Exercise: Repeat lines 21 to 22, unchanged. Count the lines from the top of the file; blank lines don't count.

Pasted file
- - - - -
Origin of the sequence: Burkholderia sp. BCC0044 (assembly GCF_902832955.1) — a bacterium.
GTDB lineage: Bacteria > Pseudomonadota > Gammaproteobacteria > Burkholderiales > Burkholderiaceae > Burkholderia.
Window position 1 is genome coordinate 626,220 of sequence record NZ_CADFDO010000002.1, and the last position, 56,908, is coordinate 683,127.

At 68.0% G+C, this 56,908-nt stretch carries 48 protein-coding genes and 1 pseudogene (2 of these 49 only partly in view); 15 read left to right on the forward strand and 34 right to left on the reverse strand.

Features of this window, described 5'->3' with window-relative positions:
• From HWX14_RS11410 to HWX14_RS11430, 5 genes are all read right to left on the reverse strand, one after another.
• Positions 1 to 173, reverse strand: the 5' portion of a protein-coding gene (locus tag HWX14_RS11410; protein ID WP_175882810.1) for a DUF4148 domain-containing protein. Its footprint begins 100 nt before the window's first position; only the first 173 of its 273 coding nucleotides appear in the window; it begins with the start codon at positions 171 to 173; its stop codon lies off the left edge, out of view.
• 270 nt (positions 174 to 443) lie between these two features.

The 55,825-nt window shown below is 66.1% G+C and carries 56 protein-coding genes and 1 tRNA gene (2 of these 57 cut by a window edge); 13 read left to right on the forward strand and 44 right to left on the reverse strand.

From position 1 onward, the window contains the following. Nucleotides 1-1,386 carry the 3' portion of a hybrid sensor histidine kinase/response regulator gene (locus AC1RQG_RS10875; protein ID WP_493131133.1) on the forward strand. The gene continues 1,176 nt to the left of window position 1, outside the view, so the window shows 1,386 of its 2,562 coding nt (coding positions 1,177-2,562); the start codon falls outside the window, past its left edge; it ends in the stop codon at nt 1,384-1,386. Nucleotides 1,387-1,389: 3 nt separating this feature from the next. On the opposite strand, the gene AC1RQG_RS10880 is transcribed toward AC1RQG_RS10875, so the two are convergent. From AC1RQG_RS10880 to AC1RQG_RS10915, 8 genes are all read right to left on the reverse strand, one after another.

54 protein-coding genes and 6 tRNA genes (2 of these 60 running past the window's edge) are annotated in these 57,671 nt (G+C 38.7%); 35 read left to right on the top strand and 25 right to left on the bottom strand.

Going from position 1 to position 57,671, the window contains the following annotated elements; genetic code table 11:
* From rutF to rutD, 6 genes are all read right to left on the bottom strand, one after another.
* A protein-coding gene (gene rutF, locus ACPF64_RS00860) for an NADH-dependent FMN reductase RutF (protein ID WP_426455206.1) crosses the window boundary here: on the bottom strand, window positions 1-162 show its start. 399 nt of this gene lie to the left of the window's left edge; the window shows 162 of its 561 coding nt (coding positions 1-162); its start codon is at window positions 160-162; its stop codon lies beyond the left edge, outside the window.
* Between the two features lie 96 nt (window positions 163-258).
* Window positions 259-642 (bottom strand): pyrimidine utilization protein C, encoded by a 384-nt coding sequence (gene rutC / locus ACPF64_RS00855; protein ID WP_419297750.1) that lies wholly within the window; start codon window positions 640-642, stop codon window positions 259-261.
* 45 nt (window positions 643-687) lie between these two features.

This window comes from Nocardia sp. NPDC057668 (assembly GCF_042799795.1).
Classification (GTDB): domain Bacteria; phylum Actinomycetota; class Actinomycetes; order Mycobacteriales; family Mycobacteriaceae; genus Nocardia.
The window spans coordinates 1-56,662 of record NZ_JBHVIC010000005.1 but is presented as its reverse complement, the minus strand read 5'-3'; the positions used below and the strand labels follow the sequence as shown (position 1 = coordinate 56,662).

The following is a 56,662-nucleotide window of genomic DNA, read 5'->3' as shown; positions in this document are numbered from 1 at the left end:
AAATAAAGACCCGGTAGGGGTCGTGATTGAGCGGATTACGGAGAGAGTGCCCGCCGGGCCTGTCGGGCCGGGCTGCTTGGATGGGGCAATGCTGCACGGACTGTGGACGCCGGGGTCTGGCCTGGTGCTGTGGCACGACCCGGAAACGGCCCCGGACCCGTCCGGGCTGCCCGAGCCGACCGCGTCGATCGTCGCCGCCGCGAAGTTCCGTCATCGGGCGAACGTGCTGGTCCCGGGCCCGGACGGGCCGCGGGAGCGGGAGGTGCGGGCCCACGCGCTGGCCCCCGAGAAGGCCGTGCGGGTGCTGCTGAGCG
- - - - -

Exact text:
The following is a 56,662-nucleotide window of genomic DNA, read 5'->3' as shown; positions in this document are numbered from 1 at the left end:
AAATAAAGACCCGGTAGGGGTCGTGATTGAGCGGATTACGGAGAGAGTGCCCGCCGGGCCTGTCGGGCCGGGCTGCTTGGATGGGGCAATGCTGCACGGACTGTGGACGCCGGGGTCTGGCCTGGTGCTGTGGCACGACCCGGAAACGGCCCCGGACCCGTCCGGGCTGCCCGAGCCGACCGCGTCGATCGTCGCCGCCGCGAAGTTCCGTCATCGGGCGAACGTGCTGGTCCCGGGCCCGGACGGGCCGCGGGAGCGGGAGGTGCGGGCCCACGCGCTGGCCCCCGAGAAGGCCGTGCGGGTGCTGCTGAGCG